Reflections on Hospitality and Communion ©


In the heat of July, our family vacation finds us back in West Virginia (our future retirement home near family living in the D.C and Boston areas). As churches and Christians across the country slowly open back up, we have found ourselves experiencing Christian hospitality in our visits to local area congregations.
 
On our first summer Sunday in West Virginia, we went back to Marvin Chapel UMC – a very small open country church near Shepherdstown, WV. Our presence put the number of worshippers solidly into the mid-teens (14 by my count). One or two people were wearing masks, but most were not. There was one young couple present, the rest were our age or older. The welcome was warm and gracious.
 
We decided to try a different church on our second West Virginia Sunday. We searched “the web” for churches listed in our area. We drove by a very nice-looking church that advertised on a sign outside that it was open and everyone was invited, but we could not find a worship time listed outside. On checking their website, we couldn’t find a worship time listed there either.
 
We finally settled on a different church we had noticed while out shopping. Their website indicated they were open for worship but did not list a time of worship or a physical address. Saturday evening, we drove by and read the sign out front. The time of worship on the sign stated 10:50 with a large “all are welcome” invitation. Sunday morning, we drove to worship. Arriving a few minutes before the designated worship time, we discover no cars in the parking lot. There was no one present! Dejected, we returned home and worshipped online with Arborlawn UMC (Jolynn’s home church in Fort Worth).
 
Last Sunday, we worshipped with our daughter, son-in-law and two grandchildren – Grace (8) and Sam (5) – at their home church, Mt. Olivet UMC in Arlington, VA.  Once again, the welcome was warm and gracious. Mt. Olivet (with a pre-COVID worship attendance of somewhere between 300 and 400) had an early outdoor service and their regular 11 a.m. worship inside. It was only their second Sunday back to in-person worship. Both registration in advance and mask wearing were required at the indoor service.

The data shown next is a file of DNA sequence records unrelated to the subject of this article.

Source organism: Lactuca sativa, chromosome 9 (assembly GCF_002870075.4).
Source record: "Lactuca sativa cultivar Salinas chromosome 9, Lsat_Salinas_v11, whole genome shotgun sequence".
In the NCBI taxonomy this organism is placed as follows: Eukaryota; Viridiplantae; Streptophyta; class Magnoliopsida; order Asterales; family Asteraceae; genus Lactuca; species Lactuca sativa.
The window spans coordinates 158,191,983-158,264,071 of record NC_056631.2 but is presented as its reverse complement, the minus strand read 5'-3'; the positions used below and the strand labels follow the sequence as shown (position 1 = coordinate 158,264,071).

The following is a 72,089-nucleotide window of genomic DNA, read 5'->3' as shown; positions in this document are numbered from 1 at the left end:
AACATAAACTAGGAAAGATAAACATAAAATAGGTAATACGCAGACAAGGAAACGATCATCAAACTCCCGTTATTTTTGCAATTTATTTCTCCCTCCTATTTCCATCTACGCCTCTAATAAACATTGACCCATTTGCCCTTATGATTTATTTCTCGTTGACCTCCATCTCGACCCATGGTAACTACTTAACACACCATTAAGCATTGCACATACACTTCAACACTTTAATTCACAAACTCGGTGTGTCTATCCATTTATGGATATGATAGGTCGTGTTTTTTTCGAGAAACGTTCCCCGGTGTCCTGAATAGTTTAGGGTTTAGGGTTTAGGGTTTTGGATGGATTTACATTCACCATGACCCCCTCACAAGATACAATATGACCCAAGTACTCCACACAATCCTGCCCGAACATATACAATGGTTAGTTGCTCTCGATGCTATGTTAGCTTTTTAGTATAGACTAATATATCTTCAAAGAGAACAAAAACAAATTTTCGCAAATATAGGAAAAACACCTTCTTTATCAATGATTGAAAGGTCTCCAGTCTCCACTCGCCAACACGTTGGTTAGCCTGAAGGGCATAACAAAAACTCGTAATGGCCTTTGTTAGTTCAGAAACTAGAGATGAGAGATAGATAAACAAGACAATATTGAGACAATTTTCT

These three different experiences prod my reflections on what constitutes true hospitality.

Radical Hospitality Begins at First Impressions

Hospitality critically involves a warm welcome to all people who come for worship, but it starts long before someone is physically present. Outside signage is important, but in today’s internet culture, attention to what is on the website is the first, and hyper-critical impression that our churches often get to make in sharing our worship and invitation to the Christian faith. In each case, I found myself going back again and again to Thom Rainer’s (author of The Post Quarantine Church) insightful webinar that our conference shared with the Texas Conference on churches emerging from the COVID-19 Pandemic. Rainer gracefully but firmly asserted that the top front of a website for every church should have their worship times and physical address.